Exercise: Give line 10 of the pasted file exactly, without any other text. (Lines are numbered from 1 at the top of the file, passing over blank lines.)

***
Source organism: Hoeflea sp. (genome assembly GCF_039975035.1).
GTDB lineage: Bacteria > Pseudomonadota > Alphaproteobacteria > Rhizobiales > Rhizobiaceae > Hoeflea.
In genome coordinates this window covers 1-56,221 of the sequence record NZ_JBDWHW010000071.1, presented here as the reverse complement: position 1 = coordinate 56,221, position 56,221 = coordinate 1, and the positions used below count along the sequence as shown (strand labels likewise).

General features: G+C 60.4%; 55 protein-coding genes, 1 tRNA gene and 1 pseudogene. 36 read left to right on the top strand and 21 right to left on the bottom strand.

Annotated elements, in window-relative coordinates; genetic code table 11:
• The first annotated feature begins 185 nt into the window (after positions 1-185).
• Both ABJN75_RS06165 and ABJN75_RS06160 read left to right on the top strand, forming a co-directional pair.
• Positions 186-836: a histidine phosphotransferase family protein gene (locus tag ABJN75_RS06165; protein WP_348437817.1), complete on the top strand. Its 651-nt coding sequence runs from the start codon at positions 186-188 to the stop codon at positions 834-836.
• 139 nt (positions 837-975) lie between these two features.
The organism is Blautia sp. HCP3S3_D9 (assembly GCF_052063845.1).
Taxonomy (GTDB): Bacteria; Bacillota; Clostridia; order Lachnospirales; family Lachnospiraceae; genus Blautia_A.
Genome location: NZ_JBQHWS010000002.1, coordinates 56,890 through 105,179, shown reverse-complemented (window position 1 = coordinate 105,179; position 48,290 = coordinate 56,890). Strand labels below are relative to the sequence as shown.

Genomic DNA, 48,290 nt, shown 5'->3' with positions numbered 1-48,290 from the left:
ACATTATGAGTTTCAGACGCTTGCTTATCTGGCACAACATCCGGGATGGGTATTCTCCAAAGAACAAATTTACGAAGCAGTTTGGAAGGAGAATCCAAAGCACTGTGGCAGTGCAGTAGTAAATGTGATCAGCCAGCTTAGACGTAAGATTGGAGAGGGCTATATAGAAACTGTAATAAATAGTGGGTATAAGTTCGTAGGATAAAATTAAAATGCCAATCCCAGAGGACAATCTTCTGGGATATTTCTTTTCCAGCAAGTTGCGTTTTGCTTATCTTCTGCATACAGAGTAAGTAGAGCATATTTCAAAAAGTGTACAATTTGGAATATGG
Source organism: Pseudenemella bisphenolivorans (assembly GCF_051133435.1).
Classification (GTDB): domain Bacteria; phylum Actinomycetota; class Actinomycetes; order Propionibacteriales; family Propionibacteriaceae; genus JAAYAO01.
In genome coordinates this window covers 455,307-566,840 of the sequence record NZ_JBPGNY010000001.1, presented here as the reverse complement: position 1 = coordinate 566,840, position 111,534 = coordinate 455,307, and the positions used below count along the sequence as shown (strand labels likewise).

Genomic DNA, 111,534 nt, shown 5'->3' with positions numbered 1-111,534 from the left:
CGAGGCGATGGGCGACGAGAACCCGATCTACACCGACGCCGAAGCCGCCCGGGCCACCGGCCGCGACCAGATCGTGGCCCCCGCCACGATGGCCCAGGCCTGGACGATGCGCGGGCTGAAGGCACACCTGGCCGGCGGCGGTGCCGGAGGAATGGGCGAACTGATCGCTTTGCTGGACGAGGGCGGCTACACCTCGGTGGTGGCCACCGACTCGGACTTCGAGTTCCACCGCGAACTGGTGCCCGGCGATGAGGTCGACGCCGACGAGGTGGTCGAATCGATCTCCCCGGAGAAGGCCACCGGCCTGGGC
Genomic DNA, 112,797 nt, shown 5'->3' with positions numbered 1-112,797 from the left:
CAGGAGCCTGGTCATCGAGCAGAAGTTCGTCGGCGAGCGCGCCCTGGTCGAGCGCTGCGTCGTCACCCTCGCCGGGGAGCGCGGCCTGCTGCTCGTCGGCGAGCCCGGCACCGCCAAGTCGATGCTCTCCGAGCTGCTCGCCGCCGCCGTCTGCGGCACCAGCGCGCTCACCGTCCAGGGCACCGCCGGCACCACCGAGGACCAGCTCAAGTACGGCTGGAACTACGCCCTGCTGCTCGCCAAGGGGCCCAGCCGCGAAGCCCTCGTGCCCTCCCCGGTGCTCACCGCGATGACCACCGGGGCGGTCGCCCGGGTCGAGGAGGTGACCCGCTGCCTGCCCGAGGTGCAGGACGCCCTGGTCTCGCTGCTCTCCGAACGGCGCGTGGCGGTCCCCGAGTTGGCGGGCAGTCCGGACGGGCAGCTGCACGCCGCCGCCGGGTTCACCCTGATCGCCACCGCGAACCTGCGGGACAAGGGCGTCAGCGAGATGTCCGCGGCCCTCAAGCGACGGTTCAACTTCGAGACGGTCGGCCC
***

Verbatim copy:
The organism is Blautia sp. HCP3S3_D9 (assembly GCF_052063845.1).